As to size of ponies competing, I do think it completely depends on the pony...
Case in point, our first CDE pony was an 11.3 hand Shetland and he was very competitive at the Preliminary level. Regularly beat the 14.2 handers on the marathon and was normally in the top five after dressage with a clean cones.
We developed a carefully crafted fitness schedule and selected a light and balanced marathon carriage. Even though he was a panter, we always cleared the vet box with flying colors. The only reason we moved up to a larger pony? Our little guy didn't meet the minimum FEI height requirement. But we didn' tell him that--he thought he was 17 hands.
A good day to everyone!
I am a newbie to this group, but not to horses, nor specifically, to miniature horses, having owned, bred(until a couple of years ago) and trained Miniature horses since '84.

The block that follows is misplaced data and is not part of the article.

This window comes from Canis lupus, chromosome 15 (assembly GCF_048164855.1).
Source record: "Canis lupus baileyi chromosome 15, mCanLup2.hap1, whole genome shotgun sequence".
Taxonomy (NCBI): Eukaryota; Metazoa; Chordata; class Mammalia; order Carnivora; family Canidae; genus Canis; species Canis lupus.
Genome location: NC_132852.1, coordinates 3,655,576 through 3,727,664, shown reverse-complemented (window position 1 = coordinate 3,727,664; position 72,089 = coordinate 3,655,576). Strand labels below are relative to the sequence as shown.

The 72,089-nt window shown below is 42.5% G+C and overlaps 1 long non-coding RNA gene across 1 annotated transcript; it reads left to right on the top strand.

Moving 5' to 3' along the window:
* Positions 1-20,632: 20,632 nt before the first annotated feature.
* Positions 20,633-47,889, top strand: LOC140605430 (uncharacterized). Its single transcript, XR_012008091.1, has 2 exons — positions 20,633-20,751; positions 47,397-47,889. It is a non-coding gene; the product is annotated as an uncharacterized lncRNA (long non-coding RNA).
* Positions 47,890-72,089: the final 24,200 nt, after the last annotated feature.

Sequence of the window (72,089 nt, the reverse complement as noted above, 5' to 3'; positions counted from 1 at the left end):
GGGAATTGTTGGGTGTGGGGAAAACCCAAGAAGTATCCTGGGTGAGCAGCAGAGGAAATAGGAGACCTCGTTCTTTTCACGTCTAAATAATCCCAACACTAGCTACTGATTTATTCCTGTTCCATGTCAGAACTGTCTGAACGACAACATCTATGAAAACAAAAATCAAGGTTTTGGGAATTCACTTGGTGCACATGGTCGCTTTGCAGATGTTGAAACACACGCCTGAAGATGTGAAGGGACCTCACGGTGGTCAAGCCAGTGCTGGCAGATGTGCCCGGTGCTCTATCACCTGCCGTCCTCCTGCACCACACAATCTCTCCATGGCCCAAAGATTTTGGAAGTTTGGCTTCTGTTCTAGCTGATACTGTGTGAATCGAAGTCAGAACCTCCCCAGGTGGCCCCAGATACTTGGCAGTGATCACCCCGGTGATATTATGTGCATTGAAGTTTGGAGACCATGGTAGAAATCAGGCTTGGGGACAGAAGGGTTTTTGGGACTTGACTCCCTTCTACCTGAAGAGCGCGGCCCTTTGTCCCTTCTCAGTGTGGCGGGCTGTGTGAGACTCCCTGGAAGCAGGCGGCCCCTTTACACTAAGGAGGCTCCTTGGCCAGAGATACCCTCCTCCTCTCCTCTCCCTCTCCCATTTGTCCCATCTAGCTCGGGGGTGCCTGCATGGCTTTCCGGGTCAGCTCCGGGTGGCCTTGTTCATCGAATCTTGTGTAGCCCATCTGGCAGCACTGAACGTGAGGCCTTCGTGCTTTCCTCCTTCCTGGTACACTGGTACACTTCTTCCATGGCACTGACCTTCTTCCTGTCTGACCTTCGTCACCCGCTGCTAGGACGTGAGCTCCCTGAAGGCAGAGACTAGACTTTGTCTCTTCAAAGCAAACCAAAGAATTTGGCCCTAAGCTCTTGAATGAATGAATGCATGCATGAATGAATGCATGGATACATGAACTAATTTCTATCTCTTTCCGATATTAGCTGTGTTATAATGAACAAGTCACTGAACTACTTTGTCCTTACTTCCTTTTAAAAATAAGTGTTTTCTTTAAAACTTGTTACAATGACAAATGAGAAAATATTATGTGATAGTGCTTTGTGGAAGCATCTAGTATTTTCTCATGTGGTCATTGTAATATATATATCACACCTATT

Miniature horses are a 'height' breed, but yes, most are bred down from Shetlands, and in some cases, probably other pony breeds; in the US, most decend from American Shetlands-used to be, American owners,especially of AMHA-registered miniatures, would DENY that the horses were basically Shetland in blood, but that has changed quite a bit over the years....In the American registries, height measurement is 'from the last hair of the mane'-ridiculous, IMO, but I believe that many of the early owners/breeders of Miniature horses weren't "horse people" in the sense of the word, and that's what they chose to do! I believe that ADS created the VSE division in response to a 'demand' by those driving both A and R(34" is the height maximum in the AMHA; 38" the maximum in AMHR)HEIGHT(there is no requirement that the horses be registered in ANYTHING to compete in ADS VSE division, just that they meet the height restrictions) animals to compete in CDEs and similar venues. The designation of 38.98 inches(120 centimeters, if memory serves) at the WITHERS, was chosen; that would include all horses included in BOTH AMHA and AMHR.